A better analogy in Oracle vs Google: API is jargon

As a software developer I know that in Oracle vs Google, Google and Judge Alsup are right and Oracle and the White House are wrong. But perhaps we need a better analogy to explain to non-developers that APIs are not copyrightable.

A word of caution: I am definitively not a lawyer, and you will not find even the beginning of a legal argument there. This is just an attempt of explaining by analogy what I think APIs are, not only as someone who make a living from using them, implementing them and when forced to do so, inventing new one, but also as someone who will greatly suffer if the minefield that is software development is made even more dangerous if API are deemed copyrightable.

When I read some of the arguments from Oracle and in particular the book chapter titles analogy, I felt it contrived and only superficially explaining what APIs are – the analogy breaks down quickly when you try to look at it more deeply. So I came up with something a little bit better, which is that an API is a jargon.

Jargon, as defined by The Concise Oxford Dictionary is “words or expressions used by a particular profession or group that are difficult for others to understand.” Note that it is not a set of new words that are specific to a group or profession, but words that are used with a different meaning for the purpose of improving communication of ideas inside that group or profession.

As an example taken from the Computing group or profession, the word “protocol” as a very specific meaning. In the same dictionary it has this separate definition: “Computing; a set of rules governing the exchange or transmission of data between devices.” Note also that even inside a group or profession, sub-groups can develop their own jargon, making it difficult to communicate to each other, but greatly improving it inside these sub-groups: The IETF and the ITU can be a good example of that.

An API is very close to that: Ordinary words or arrangements of words (expressions) that have a different meaning. If we take the java.net package as an example, each of the word used (can be verbs or nouns, etc…) have a very different sense than is used generally: Socket.isConnected() does not mean to test that an electrical socket has a plug into it, it means something different in this jargon (namely that an identifier is associated with some state resulting of a successful protocol exchange).

And if we want to push the analogy a bit further, one can imagine a dictionary that explain each of the words and expressions used by a jargon (The New Hacker’s Dictionary is a good example of that). The definition of each word or expression would be copyrightable, and is equivalent to the implementation of an API. Someone can write a different dictionary for the same jargon, but could not copy word for word the definitions for the first one – that would be the equivalent of Google, taking the jargon known as the standard Java library (developed by Sun and many others through the JCP), and writing a new implementation.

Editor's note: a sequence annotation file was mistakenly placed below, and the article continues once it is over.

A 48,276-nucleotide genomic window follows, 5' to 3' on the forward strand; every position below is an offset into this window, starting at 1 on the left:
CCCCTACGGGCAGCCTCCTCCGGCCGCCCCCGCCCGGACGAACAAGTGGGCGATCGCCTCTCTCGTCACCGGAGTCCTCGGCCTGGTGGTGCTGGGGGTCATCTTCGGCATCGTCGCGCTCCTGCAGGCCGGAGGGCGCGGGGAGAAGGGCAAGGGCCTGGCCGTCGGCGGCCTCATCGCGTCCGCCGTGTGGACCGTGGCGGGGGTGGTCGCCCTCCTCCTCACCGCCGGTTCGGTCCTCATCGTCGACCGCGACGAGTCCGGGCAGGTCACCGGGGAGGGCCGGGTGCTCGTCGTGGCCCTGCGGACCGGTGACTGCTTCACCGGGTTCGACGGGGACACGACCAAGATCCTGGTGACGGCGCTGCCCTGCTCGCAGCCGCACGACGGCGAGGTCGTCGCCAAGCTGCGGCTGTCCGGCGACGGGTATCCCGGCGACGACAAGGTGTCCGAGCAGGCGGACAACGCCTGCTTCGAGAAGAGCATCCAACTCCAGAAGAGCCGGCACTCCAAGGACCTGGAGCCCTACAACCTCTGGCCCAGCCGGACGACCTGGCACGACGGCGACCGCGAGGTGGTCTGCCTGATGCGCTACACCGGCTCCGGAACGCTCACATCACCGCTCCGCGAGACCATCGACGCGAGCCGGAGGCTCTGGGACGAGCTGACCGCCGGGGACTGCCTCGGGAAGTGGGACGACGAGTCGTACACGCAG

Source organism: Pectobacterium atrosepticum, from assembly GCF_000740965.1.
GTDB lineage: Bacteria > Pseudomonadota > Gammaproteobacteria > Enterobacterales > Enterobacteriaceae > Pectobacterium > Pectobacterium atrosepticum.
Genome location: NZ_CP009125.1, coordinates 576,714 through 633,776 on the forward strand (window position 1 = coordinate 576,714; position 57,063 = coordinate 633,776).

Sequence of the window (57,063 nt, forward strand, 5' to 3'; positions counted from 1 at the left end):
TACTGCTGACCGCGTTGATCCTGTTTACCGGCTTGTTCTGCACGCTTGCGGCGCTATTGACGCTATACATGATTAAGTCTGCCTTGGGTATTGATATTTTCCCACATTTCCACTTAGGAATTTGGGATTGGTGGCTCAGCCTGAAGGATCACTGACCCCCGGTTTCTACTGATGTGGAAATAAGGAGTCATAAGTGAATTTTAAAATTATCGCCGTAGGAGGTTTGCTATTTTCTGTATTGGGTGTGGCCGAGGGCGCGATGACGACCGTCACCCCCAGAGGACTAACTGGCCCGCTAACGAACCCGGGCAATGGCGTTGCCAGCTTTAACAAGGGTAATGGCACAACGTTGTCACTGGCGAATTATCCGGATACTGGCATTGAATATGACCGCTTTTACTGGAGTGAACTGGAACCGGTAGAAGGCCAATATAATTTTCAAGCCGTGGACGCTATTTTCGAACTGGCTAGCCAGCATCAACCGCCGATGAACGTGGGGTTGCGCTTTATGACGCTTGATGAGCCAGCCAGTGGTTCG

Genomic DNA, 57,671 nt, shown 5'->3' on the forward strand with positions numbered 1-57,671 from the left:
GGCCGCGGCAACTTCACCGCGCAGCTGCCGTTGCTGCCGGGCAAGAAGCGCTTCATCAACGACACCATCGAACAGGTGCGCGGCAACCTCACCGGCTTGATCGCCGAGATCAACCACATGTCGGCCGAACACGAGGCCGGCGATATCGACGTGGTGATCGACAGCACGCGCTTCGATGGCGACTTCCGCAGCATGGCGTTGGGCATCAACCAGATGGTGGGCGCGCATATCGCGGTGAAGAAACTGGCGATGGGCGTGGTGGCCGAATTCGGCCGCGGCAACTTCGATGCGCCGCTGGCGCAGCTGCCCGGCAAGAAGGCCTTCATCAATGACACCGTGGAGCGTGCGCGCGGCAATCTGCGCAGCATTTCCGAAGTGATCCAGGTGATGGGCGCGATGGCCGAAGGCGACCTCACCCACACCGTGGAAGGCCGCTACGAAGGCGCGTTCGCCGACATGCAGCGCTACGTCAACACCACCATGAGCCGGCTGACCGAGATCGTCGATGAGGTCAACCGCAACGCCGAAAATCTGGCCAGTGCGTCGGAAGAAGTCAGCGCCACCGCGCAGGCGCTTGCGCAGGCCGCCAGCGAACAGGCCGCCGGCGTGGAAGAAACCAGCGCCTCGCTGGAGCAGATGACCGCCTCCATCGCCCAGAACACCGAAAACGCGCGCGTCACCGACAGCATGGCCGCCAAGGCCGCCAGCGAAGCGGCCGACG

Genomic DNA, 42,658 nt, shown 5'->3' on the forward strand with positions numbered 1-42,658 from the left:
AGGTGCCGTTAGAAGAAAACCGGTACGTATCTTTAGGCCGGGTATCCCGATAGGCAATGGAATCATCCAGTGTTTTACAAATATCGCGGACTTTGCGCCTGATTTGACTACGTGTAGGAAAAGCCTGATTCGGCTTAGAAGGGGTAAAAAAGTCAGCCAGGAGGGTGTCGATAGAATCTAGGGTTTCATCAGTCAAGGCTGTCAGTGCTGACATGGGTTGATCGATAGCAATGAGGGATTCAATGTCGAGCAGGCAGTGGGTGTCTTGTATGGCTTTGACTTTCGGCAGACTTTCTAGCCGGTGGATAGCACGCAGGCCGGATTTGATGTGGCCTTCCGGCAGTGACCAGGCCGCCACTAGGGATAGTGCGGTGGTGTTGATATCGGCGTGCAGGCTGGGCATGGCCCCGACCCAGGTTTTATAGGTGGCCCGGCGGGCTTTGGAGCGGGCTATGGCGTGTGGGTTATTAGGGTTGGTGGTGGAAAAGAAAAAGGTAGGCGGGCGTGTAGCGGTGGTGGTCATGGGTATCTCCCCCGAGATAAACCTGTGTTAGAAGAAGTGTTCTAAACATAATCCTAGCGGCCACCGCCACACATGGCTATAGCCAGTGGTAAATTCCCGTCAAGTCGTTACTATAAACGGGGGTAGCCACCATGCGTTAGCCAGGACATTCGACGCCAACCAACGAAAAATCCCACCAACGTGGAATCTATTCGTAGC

As I said there is not a legal argument there, but the question that can now be asked is this: Although it is perfectly clear that in a jargon dictionary the text of the definitions is copyrighted, is the list of words and expressions defined by this dictionary also copyrighted? I believe that the same answer is applicable to APIs.

Improving standard compliance with transclusion

Inserting fragments of a standard specification – IETF RFC or other – as comments in the source code that implement it seems to be a simple way to assure a good conformance. Unfortunately doing so can create legal issues if not done carefully.

These days I am spending a lot of time implementing IETF’s (and other SDO’s) protocols for the Nephelion Project. I am no stranger to network protocol implementation, as this is mostly what I am doing since more than 25 years, but this time the very specific code that is needed for this project is required to be as close as possible to the standard. So I am constantly referring to the text inside the various RFCs to verify that my code is conformant. Obviously copying the text fragments as comments would greatly simplify the development and at the end make the translation between the English text that is used to describe the protocol and the programming language I use to implement it a lot more faithful.

At this point I should insert the usual IANAL but, at least to my understanding, that is something that is simply not possible. My intent is to someday release this code under a Free Software license, but even if it was not the case, I believe that all software should be built with the goal of licensing it in the future, this license being a commercial one or a FOSS one. The issue here is that the RFCs are copyrighted and that modifying is simply not permitted by the IETF Trust and, in my opinion, rightly so as a standard that anybody can freely modify is not much of a standard. But publishing my code under a FOSS license would give everyone the right to modify it (under the terms of the license), and that would apply too to the RFC fragments inserted in the source code.